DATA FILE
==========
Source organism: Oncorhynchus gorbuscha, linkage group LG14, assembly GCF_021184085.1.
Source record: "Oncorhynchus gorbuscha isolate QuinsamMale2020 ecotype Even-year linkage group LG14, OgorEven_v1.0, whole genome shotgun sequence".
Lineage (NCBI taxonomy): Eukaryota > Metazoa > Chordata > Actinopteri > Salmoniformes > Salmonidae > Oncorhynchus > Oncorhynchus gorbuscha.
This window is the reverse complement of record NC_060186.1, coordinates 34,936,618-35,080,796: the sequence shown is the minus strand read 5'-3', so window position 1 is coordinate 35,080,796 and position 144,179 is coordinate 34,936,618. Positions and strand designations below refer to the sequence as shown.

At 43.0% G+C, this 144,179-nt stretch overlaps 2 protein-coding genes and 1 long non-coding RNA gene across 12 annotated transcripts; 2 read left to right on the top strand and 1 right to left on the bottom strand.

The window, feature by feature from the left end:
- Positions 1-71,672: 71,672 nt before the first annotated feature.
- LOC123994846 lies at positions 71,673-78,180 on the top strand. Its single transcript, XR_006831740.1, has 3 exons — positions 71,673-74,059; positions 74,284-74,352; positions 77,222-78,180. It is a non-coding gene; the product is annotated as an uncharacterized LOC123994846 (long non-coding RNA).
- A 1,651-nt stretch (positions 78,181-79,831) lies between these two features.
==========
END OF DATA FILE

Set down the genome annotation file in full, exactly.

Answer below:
Source organism: Oncorhynchus gorbuscha, linkage group LG14, assembly GCF_021184085.1.
Source record: "Oncorhynchus gorbuscha isolate QuinsamMale2020 ecotype Even-year linkage group LG14, OgorEven_v1.0, whole genome shotgun sequence".
Lineage (NCBI taxonomy): Eukaryota > Metazoa > Chordata > Actinopteri > Salmoniformes > Salmonidae > Oncorhynchus > Oncorhynchus gorbuscha.
This window is the reverse complement of record NC_060186.1, coordinates 34,936,618-35,080,796: the sequence shown is the minus strand read 5'-3', so window position 1 is coordinate 35,080,796 and position 144,179 is coordinate 34,936,618. Positions and strand designations below refer to the sequence as shown.

At 43.0% G+C, this 144,179-nt stretch overlaps 2 protein-coding genes and 1 long non-coding RNA gene across 12 annotated transcripts; 2 read left to right on the top strand and 1 right to left on the bottom strand.

The window, feature by feature from the left end:
- Positions 1-71,672: 71,672 nt before the first annotated feature.
- LOC123994846 lies at positions 71,673-78,180 on the top strand. Its single transcript, XR_006831740.1, has 3 exons — positions 71,673-74,059; positions 74,284-74,352; positions 77,222-78,180. It is a non-coding gene; the product is annotated as an uncharacterized LOC123994846 (long non-coding RNA).
- A 1,651-nt stretch (positions 78,181-79,831) lies between these two features.